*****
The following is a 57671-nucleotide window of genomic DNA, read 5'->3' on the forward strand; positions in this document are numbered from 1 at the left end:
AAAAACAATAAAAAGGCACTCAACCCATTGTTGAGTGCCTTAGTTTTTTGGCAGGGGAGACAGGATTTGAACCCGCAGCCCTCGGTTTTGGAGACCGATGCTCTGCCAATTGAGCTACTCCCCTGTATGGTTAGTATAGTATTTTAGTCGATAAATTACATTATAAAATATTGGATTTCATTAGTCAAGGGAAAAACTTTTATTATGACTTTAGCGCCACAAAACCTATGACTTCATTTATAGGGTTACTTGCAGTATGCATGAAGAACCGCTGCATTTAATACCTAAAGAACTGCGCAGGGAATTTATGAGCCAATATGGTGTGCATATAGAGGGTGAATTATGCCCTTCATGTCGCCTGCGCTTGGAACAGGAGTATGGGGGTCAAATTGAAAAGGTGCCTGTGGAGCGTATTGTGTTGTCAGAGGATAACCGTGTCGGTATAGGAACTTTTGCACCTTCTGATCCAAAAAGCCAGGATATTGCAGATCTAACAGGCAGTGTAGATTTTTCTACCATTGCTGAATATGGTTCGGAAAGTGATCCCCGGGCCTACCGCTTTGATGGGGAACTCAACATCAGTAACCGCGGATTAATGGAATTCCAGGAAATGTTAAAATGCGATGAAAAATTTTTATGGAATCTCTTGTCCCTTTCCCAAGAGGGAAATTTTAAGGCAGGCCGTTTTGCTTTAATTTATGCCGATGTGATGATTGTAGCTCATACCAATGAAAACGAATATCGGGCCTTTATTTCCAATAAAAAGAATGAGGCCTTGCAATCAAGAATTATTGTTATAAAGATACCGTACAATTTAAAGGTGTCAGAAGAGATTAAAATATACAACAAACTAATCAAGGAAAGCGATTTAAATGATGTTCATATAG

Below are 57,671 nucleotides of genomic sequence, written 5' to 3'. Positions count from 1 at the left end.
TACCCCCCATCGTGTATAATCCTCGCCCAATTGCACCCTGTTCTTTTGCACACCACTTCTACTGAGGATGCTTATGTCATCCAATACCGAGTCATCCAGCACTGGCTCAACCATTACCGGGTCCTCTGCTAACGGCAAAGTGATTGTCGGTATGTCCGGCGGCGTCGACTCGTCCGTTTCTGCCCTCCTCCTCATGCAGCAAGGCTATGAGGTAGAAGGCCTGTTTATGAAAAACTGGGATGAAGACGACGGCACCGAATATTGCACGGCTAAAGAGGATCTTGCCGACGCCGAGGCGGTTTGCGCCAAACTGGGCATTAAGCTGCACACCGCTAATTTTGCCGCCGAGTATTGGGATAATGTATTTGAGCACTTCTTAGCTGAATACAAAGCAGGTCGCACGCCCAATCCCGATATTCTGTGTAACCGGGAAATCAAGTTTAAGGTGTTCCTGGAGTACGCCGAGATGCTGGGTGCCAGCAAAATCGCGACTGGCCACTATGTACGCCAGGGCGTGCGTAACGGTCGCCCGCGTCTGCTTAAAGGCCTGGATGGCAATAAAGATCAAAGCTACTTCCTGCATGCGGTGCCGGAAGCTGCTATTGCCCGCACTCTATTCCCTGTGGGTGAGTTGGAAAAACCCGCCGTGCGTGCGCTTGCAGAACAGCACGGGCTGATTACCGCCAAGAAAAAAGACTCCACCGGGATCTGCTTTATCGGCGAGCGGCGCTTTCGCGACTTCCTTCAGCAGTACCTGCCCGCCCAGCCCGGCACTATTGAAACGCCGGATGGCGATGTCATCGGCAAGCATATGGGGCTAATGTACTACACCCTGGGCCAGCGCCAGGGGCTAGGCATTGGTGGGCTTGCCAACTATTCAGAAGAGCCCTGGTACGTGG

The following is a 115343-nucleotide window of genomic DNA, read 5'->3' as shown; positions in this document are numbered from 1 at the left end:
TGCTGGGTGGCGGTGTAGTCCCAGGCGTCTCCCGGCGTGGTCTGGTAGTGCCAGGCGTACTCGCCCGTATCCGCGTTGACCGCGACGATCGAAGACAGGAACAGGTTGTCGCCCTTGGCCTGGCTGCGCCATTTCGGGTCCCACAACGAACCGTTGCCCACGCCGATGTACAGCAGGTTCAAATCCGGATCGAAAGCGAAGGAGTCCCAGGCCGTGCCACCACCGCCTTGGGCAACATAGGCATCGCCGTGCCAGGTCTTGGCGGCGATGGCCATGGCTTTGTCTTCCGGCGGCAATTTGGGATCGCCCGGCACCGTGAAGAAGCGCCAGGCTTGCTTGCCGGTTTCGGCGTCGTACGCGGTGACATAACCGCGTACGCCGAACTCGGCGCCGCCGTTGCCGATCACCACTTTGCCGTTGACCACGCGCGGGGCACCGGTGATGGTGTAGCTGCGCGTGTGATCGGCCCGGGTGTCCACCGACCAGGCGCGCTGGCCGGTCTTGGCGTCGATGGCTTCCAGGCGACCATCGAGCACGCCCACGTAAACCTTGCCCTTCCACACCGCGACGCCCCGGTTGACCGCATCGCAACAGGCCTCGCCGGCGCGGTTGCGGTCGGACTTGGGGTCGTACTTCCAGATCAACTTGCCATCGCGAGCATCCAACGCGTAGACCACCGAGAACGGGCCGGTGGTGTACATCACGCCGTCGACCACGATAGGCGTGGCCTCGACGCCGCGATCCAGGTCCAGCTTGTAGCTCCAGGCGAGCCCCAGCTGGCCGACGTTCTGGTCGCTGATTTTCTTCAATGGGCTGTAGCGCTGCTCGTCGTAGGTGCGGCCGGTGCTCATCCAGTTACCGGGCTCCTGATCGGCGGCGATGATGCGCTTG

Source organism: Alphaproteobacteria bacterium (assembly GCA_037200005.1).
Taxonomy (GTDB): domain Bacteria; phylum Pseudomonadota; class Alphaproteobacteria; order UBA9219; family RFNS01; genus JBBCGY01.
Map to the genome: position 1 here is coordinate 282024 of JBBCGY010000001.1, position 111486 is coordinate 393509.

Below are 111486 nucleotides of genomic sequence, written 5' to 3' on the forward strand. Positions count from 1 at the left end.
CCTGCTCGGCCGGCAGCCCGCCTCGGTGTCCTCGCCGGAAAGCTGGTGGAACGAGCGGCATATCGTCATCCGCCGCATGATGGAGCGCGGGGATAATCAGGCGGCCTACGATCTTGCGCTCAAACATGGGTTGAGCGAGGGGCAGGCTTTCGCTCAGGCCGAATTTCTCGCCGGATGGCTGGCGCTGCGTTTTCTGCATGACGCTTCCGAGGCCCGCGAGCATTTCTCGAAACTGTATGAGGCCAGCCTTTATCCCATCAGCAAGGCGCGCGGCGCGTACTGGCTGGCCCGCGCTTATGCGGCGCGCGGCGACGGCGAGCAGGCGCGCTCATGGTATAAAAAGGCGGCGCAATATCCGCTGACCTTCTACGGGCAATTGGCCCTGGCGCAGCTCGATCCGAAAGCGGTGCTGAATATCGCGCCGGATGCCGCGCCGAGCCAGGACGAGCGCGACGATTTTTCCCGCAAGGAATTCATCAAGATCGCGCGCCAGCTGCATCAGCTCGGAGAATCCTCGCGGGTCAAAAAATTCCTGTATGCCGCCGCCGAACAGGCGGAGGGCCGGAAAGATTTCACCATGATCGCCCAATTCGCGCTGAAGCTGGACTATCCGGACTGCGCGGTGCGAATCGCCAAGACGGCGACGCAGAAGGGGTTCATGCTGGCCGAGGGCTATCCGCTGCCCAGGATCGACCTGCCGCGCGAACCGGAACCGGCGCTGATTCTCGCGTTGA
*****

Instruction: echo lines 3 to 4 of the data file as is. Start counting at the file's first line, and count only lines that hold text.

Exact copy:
Below are 57,671 nucleotides of genomic sequence, written 5' to 3'. Positions count from 1 at the left end.
TACCCCCCATCGTGTATAATCCTCGCCCAATTGCACCCTGTTCTTTTGCACACCACTTCTACTGAGGATGCTTATGTCATCCAATACCGAGTCATCCAGCACTGGCTCAACCATTACCGGGTCCTCTGCTAACGGCAAAGTGATTGTCGGTATGTCCGGCGGCGTCGACTCGTCCGTTTCTGCCCTCCTCCTCATGCAGCAAGGCTATGAGGTAGAAGGCCTGTTTATGAAAAACTGGGATGAAGACGACGGCACCGAATATTGCACGGCTAAAGAGGATCTTGCCGACGCCGAGGCGGTTTGCGCCAAACTGGGCATTAAGCTGCACACCGCTAATTTTGCCGCCGAGTATTGGGATAATGTATTTGAGCACTTCTTAGCTGAATACAAAGCAGGTCGCACGCCCAATCCCGATATTCTGTGTAACCGGGAAATCAAGTTTAAGGTGTTCCTGGAGTACGCCGAGATGCTGGGTGCCAGCAAAATCGCGACTGGCCACTATGTACGCCAGGGCGTGCGTAACGGTCGCCCGCGTCTGCTTAAAGGCCTGGATGGCAATAAAGATCAAAGCTACTTCCTGCATGCGGTGCCGGAAGCTGCTATTGCCCGCACTCTATTCCCTGTGGGTGAGTTGGAAAAACCCGCCGTGCGTGCGCTTGCAGAACAGCACGGGCTGATTACCGCCAAGAAAAAAGACTCCACCGGGATCTGCTTTATCGGCGAGCGGCGCTTTCGCGACTTCCTTCAGCAGTACCTGCCCGCCCAGCCCGGCACTATTGAAACGCCGGATGGCGATGTCATCGGCAAGCATATGGGGCTAATGTACTACACCCTGGGCCAGCGCCAGGGGCTAGGCATTGGTGGGCTTGCCAACTATTCAGAAGAGCCCTGGTACGTGG